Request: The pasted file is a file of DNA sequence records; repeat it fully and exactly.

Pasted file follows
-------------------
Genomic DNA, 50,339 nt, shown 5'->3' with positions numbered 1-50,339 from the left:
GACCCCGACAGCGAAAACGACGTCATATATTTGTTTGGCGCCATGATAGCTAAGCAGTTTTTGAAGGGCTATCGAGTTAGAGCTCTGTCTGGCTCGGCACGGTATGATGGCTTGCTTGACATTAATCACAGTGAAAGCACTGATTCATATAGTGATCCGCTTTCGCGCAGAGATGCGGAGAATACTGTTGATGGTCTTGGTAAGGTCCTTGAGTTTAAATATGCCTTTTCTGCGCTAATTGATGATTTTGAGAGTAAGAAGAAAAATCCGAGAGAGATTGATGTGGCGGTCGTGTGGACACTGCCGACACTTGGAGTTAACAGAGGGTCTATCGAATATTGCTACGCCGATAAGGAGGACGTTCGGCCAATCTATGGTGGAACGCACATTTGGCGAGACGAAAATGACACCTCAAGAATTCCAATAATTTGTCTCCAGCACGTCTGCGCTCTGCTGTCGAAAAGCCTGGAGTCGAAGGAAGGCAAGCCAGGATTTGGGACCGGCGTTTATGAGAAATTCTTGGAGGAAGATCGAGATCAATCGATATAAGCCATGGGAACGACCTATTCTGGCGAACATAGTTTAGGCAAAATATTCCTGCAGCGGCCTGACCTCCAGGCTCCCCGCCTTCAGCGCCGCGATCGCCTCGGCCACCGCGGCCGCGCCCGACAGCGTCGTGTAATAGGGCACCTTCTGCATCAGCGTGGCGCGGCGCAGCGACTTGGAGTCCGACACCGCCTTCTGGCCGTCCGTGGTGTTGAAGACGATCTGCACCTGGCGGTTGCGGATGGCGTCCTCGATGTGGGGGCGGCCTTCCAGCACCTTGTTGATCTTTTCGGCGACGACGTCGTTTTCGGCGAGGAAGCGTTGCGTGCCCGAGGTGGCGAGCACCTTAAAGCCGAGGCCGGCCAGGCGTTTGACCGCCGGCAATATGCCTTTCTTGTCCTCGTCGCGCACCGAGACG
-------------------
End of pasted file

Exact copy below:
Genomic DNA, 50,339 nt, shown 5'->3' with positions numbered 1-50,339 from the left:
GACCCCGACAGCGAAAACGACGTCATATATTTGTTTGGCGCCATGATAGCTAAGCAGTTTTTGAAGGGCTATCGAGTTAGAGCTCTGTCTGGCTCGGCACGGTATGATGGCTTGCTTGACATTAATCACAGTGAAAGCACTGATTCATATAGTGATCCGCTTTCGCGCAGAGATGCGGAGAATACTGTTGATGGTCTTGGTAAGGTCCTTGAGTTTAAATATGCCTTTTCTGCGCTAATTGATGATTTTGAGAGTAAGAAGAAAAATCCGAGAGAGATTGATGTGGCGGTCGTGTGGACACTGCCGACACTTGGAGTTAACAGAGGGTCTATCGAATATTGCTACGCCGATAAGGAGGACGTTCGGCCAATCTATGGTGGAACGCACATTTGGCGAGACGAAAATGACACCTCAAGAATTCCAATAATTTGTCTCCAGCACGTCTGCGCTCTGCTGTCGAAAAGCCTGGAGTCGAAGGAAGGCAAGCCAGGATTTGGGACCGGCGTTTATGAGAAATTCTTGGAGGAAGATCGAGATCAATCGATATAAGCCATGGGAACGACCTATTCTGGCGAACATAGTTTAGGCAAAATATTCCTGCAGCGGCCTGACCTCCAGGCTCCCCGCCTTCAGCGCCGCGATCGCCTCGGCCACCGCGGCCGCGCCCGACAGCGTCGTGTAATAGGGCACCTTCTGCATCAGCGTGGCGCGGCGCAGCGACTTGGAGTCCGACACCGCCTTCTGGCCGTCCGTGGTGTTGAAGACGATCTGCACCTGGCGGTTGCGGATGGCGTCCTCGATGTGGGGGCGGCCTTCCAGCACCTTGTTGATCTTTTCGGCGACGACGTCGTTTTCGGCGAGGAAGCGTTGCGTGCCCGAGGTGGCGAGCACCTTAAAGCCGAGGCCGGCCAGGCGTTTGACCGCCGGCAATATGCCTTTCTTGTCCTCGTCGCGCACCGAGACG